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J.R. Trevithick, C.C. Trevithick–Sutton, T. Dzialoszynski, M. Collins, M. Kolenko, Z. Ajami; Radical Scavenging by Lutein and Related Carotenoids May Contribute to Risk Reduction of AMD and Cataract . Invest. Ophthalmol. Vis. Sci. 2005;46(13):3855.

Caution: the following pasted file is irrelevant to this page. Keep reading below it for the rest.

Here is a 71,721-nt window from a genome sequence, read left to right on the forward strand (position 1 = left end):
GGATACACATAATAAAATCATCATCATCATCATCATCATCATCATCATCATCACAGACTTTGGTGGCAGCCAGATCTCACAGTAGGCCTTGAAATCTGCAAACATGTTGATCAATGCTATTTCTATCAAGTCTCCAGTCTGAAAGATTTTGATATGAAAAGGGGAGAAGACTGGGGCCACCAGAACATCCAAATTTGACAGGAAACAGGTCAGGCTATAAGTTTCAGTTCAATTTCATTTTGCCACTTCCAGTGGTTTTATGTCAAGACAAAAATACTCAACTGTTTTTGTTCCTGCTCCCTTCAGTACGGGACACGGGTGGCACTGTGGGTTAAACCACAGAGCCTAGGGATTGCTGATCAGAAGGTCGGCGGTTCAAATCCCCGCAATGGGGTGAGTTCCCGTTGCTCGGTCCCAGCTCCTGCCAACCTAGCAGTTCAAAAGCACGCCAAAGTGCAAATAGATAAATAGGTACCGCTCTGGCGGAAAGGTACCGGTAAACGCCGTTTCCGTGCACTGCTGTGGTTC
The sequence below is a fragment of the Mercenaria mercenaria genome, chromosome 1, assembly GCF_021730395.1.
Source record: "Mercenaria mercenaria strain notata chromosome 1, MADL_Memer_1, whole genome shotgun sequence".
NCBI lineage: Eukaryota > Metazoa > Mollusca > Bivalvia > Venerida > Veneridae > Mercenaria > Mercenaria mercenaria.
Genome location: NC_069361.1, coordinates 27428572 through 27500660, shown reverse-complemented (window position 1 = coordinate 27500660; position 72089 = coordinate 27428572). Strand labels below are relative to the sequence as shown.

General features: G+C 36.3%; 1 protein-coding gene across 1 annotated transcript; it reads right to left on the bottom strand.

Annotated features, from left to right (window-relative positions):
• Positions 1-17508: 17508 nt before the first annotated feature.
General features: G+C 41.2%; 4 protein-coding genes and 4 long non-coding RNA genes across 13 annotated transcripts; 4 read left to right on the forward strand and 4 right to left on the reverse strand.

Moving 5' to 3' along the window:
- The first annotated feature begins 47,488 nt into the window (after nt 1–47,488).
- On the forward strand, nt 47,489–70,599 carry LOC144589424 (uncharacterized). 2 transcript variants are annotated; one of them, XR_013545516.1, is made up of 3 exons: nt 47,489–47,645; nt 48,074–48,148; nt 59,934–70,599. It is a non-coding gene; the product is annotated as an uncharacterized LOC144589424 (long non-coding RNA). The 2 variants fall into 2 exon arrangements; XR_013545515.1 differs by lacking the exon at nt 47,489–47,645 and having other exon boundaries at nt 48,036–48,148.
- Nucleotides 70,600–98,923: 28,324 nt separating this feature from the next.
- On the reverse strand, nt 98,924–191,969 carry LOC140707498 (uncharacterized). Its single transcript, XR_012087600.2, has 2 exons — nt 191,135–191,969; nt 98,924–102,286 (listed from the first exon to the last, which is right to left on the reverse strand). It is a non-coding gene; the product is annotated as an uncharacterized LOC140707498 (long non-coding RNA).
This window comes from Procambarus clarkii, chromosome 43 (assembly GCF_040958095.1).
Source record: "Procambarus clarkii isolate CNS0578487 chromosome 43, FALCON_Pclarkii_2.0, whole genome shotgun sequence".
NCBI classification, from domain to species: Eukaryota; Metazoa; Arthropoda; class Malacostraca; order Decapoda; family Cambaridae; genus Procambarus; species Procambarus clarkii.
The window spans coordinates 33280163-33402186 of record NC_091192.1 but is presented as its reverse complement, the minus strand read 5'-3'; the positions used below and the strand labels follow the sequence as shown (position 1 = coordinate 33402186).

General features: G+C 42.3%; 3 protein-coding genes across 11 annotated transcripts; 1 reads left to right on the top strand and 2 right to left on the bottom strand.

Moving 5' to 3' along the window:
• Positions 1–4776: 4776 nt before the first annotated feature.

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Purpose: to re–examine the free radical scavenging activity of important dietary carotenoids and antioxidants (lutein, lutein esters, zeaxanthin, beta–carotene, lycopene, ascorbate and ascorbyl palmitate) with respect to their activity in reducing risk of AMD and cataract Methods:the decrease in peroxide–induced luminescent count rate when the carotenoids were present was measured. An IC50 (inhibitory concentration for 50% inhibition) was calculated for each carotenoid to evaluate relative potency of individual carotenoids. ESR–spin trapping (electron spin resonance spin trapping) was used to evaluate the relative scavenging ability of each carotenoid for superoxide radicals (generated by hypoxanthine/xanthine oxidase) or hydroxyl radicals (from hydrogen peroxide). Results:All carotenoids decreased the luminescent counts from hydrogen peroxide: lutein ester and lutein were most potent, but all carotenoids showed micromolar IC50 values similar to ascorbate. All carotenoids significantly decreased the amplitude of the ESR spectra for superoxide anion and hydroxyl radical. Conclusions:The general consensus in the literature that carotenoids cannot scavenge superoxide is based on an unrepresentative example, crocin. The mixtures of all–trans–carotenoids and 15,15’–cis–carotenoids studied here by ESR spectroscopy scavenge both superoxide and hydroxyl radicals. All of the individual carotenoids (lycopene, ß–carotene, zeaxanthin, and lutein) were better hydroxyl radical scavengers than superoxide scavengers. Zeaxanthin, the predominant carotenoid in the fovea, scavenged the hydroxyl radical more effectively than the other retinal carotenoid, lutein, suggesting that scavenging hydroxyl radicals is more important in the central fovea than elsewhere in the retina. The antioxidant activity of lutein may be responsible for its reported cataract risk reduction.
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